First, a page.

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Recessed lights (Part 2)

What You’ll Need

Aside from the cans and the trim pieces, pick up these tools and materials at a super market:

  • You’ll need a drywall saw $5 to cut out holes for the cans.
  • When choosing locations for recessed lights, the easiest way to find out exactly where the joists in your ceiling are is with an electronic stud finder.
  • An electrical test light is basically a little light bulb attached to two metal probes. Use it to make sure the power’s off before you ever touch a bare wire.
  • The electrical cable you buy must be the same gauge as the existing cable you’re connecting to. Most likely, you’ll need “14-2” cable (the cable contains two 14-gauge wires plus a ground). But before you connect new wires to existing wires, hold them side by side. If they’re not the same gauge, you’ll see the difference.

Note: Electrical cable is often referred to by the brand name “Romex.”

To secure all wire connections, you’ll need Wire-nuts. * Whenever cables enter junction boxes, they must be secured by cable clamps five for $2.

If you’re going to fish cables through joists, you’ll need protector plates) and drywall clips. You’ll also need drywall screws $2 and joint compound.

Chances are, your entire ceiling will need a paint job by the time you’re done too.

Lift the can into the ceiling opening. Different cans use different methods of mounting. This one has built-in clips that lock onto the drywall.

Install the trim pieces, screw in light bulbs and you’re done! Tip: If you’re going to touch up the ceiling or give it a complete paint job, do it before you install the trim.

  1. Mark┬áthe openings for the cans using the manufacturer’s template. Then drill a 1/8-in. hole in the ceiling and probe the cavity above with a clothes hanger to make sure there are no obstructions that will prevent the installation of a light. Remember: Cans must be at least 1/2 in. from joints, braces or anything else the can burn.
  2. Cut light openings with a drywall saw. Cutting drywall makes a dusty mess, so cover the floor and furniture with dropcloths, and wear eye protection and a dust mask.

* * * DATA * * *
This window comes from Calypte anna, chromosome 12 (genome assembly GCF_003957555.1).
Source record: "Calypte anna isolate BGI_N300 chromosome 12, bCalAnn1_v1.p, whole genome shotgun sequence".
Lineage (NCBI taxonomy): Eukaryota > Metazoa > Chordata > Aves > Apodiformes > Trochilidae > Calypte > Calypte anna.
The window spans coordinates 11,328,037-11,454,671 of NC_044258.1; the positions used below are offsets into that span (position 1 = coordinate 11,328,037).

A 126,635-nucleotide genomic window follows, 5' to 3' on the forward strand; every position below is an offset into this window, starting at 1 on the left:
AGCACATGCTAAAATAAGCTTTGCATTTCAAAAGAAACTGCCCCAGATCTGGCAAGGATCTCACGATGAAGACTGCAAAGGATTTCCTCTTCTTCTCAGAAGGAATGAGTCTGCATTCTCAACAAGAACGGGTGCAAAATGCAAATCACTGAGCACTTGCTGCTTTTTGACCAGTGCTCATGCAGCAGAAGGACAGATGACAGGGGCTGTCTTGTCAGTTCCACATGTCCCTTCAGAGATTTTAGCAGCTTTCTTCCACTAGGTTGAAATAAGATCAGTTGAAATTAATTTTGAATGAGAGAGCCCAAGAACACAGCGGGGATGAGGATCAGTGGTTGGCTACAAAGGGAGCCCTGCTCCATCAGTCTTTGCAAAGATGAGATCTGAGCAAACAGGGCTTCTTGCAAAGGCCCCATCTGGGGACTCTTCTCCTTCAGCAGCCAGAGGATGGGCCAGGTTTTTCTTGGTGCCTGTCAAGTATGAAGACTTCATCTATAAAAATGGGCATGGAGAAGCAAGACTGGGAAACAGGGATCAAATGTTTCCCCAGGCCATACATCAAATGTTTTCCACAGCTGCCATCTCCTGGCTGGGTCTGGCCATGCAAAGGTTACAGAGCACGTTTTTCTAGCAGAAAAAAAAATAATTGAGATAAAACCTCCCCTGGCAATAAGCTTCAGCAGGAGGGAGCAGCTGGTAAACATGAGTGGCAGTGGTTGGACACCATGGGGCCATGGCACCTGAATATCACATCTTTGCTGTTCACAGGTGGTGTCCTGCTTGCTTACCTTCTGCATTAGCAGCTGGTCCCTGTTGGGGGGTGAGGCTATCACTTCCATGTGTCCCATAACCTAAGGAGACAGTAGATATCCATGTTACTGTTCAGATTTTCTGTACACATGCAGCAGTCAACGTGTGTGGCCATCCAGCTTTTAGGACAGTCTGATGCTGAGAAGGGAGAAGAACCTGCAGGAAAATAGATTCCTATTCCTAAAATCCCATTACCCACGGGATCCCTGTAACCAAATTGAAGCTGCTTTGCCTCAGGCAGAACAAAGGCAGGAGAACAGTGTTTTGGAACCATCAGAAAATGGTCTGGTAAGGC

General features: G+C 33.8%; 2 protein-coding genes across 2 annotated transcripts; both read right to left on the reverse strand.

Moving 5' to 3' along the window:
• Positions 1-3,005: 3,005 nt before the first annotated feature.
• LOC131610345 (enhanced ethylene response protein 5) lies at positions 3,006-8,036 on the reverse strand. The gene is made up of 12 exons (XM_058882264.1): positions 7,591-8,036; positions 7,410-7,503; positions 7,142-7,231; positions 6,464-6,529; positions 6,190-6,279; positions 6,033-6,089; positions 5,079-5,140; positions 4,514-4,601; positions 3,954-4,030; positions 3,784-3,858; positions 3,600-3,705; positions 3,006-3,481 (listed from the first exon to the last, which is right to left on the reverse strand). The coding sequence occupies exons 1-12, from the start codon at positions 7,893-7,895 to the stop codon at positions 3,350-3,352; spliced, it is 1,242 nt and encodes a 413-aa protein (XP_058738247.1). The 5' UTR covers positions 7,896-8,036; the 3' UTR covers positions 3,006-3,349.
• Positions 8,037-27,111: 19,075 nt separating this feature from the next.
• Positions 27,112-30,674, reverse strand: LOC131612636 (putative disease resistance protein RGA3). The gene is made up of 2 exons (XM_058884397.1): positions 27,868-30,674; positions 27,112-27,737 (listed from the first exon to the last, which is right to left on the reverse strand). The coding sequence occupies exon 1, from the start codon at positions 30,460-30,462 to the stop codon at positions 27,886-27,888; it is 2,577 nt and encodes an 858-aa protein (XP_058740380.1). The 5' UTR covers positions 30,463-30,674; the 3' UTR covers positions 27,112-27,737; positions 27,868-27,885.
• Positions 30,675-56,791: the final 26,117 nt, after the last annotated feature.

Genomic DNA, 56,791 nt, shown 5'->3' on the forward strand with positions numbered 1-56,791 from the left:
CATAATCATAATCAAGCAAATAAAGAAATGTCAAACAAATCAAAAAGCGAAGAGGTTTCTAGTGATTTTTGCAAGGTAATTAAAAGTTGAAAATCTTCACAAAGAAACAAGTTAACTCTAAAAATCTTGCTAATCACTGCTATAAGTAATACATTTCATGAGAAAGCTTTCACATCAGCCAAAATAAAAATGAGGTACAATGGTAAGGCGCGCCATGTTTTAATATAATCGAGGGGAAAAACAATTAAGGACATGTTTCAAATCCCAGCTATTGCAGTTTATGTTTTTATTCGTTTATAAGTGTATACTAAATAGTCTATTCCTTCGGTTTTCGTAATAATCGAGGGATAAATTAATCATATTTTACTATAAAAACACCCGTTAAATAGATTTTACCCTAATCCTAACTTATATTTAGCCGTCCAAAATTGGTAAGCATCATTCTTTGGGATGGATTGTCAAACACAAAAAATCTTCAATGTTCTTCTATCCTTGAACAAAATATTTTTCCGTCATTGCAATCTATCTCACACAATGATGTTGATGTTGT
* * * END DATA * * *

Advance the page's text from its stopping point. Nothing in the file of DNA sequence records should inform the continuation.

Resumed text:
3. Run cable from the power source-in this case, the junction box where the old light fixture was–to the nearest light opening. Then continue to run lengths of cable from that opening to the next and the next. Make sure you leave at least 16 in. of cable dangling down from each opening. In spots where the cable must cross joists, cut 5 x 5-in. access holes in the drywall and chisel notches in the josts just deep enough for the cable.
  4. Cover the cable running through joists with protector plates. then reinstall the original piece of drywall using drywall clips, and patch with joint compound.
  5. Make connections at the power source and at each can, securing all connections with WireNuts.

Buying Recessed Lights

You’ll find recessed lights (we suggest you begin your shopping at a lighting showroom) where you’ll find a wider selection and a more knowledgeable staff. There are three questions you need to answer before shopping:

1) Do you need standard or remodeling cans?

2) Which type of can is best for your situation?

I.C. (Insulated Ceiling) cans cost around $20 and can be completely buried in insulation, which makes them much easier to install in attics.

Non-I.C. sometimes cost a bit less, but must be at least 3 in. from any insulation. That’s not a problem if there’s living space above, but in attics it means assembling a small structure that holds the insulation away from the can. To avoid this hassle, we recommend you don’t use non-I.C. cans in insulated spaces.

Airtight cans cost around $30, can be covered with insulation and don’t allow heated or cooled air to escape into your attic. Supported by studies showing substantial energy savings, some building codes now require the use of airtight cans.

Important: Whatever type of can you buy, make sure it’s UL-listed.

3) Which style trim pieces will give you the desired lighting effect?

  • Downlights, which cost $15 and up, form a cone-shaped beam of light shining down from the ceiling. A 100-watt downlight will illuminate an area roughly equal to the height of the ceiling; that is, a light in an 8-ft. ceiling will cast an 8-ft.-dia. circle of light on the floor.
  • Wall washers begin at about $20 and cast an arc of light down a wall, accenting a painting or fireplace, or softly lighting a room.